ARLINGTON, Va. (WUSA9) -- Firefighters responding to a water main break find themselves needing help.
A fire truck got stuck in a sinkhole after the rushing water had weakened the road at 17th and North Harrison Street in Arlington around 7 this morning.
"That's where I usually park!," says Bill Yoder.
In Bill Yoder's normal parking spot was a 20 ton fire truck, leaning awkwardly to one side as it was stuck in a sinkhole.
"That would've swallowed up my car. The only reason I wasn't parked there is because, I actually came in last night and parked there went out to drop off some library books and came in a different direction and parked across the street. But I usually park in that exact spot," said Yoder.
Firefighters responding to 17th and North Harrison Street crested the hill when their fire truck started to sink, the road started to buckle.
"After they dropped into the street there was a little sense of urgency," said Battalion Chief Nathan Miller, Arlington Co. Fire.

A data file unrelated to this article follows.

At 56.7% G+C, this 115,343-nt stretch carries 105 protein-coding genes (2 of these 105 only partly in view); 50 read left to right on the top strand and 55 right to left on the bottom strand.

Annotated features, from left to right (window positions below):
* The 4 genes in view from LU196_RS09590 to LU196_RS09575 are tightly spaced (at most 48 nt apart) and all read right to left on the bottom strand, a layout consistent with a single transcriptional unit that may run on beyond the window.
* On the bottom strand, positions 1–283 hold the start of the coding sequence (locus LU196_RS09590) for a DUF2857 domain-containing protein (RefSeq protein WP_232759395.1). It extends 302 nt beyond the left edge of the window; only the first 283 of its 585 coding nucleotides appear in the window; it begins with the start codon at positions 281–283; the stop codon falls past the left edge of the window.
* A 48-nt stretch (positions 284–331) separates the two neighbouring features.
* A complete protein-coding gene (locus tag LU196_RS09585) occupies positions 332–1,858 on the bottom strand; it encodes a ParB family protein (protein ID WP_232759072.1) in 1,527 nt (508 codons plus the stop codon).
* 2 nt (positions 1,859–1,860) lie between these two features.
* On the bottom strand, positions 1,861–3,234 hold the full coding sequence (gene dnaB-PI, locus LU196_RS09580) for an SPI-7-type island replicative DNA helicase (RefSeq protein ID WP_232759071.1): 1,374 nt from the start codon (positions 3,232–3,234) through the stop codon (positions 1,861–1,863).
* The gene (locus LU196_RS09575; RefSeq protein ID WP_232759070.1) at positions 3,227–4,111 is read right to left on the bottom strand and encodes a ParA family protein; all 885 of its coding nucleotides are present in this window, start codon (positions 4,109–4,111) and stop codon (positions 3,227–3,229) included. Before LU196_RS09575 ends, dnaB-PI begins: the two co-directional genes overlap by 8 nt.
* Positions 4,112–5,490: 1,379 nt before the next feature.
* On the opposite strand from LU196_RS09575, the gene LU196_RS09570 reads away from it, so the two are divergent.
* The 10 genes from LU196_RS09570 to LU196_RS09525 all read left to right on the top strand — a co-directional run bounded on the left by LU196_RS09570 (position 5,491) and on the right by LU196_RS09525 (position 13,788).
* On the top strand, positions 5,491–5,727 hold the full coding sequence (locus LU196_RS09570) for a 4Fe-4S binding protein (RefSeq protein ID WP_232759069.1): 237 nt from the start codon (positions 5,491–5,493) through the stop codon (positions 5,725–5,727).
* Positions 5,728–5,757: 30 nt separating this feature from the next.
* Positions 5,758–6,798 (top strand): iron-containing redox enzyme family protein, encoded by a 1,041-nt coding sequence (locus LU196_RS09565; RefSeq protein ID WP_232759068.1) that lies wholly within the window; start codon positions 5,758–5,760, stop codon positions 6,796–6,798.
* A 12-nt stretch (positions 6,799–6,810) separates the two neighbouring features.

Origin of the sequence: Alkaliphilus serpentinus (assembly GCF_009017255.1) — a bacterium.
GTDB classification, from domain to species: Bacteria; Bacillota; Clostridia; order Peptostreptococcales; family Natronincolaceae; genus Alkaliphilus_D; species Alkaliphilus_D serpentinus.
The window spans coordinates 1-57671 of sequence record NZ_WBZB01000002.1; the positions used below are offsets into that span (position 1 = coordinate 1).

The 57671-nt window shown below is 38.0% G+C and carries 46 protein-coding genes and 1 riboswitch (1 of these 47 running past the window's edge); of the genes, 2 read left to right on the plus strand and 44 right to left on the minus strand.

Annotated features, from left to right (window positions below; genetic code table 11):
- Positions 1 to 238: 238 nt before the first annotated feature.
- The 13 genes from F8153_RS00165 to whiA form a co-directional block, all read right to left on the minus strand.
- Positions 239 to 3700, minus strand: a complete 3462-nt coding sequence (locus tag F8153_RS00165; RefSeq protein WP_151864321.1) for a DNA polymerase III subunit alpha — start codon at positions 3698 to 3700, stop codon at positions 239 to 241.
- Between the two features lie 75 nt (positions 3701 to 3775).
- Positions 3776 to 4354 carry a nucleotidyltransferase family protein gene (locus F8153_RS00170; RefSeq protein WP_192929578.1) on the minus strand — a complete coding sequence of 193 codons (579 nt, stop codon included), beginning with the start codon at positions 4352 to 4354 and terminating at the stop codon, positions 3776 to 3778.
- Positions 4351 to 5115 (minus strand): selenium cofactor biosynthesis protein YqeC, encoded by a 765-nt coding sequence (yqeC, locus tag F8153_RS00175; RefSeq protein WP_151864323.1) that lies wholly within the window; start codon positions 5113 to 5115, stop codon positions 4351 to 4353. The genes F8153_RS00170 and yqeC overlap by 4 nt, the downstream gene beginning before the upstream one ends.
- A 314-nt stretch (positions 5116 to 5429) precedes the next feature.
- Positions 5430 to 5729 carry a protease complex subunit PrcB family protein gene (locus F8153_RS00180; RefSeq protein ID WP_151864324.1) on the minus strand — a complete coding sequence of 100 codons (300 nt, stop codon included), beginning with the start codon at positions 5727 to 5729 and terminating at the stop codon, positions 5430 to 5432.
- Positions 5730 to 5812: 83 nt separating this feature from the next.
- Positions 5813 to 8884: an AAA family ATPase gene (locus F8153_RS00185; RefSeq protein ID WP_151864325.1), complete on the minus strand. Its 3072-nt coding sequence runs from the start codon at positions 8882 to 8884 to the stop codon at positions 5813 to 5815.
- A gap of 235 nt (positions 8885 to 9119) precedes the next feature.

The firefighters thought more of the road would give out, giving way to fear that the rest of the truck could be swallow up.
But the crew was fine. Four hours later their fire truck was hoisted out of the sinkhole.
There seems to be minimum damage to the fire truck, but the fire chief wants it to get checked out to be sure.
Water crews have been busy this week in our area because of the fluctuating temperatures. Washington Suburban Sanitary Commission is working on dozens of broken water pipes.
The one on 17th Street in Arlington, is a 6' water main break that has affected 5 homes. "I bought a cup of coffee and a gallon of water. We'll make due," said Yoder.
"It's some pretty big excitement for 17th Street, something like this hasn't really happened before," said Jennie Morgans.
Even after crews fix the broken pipe, repairs could go on for some time because there are cracks on 17th Street where the road has compromised for much of the block.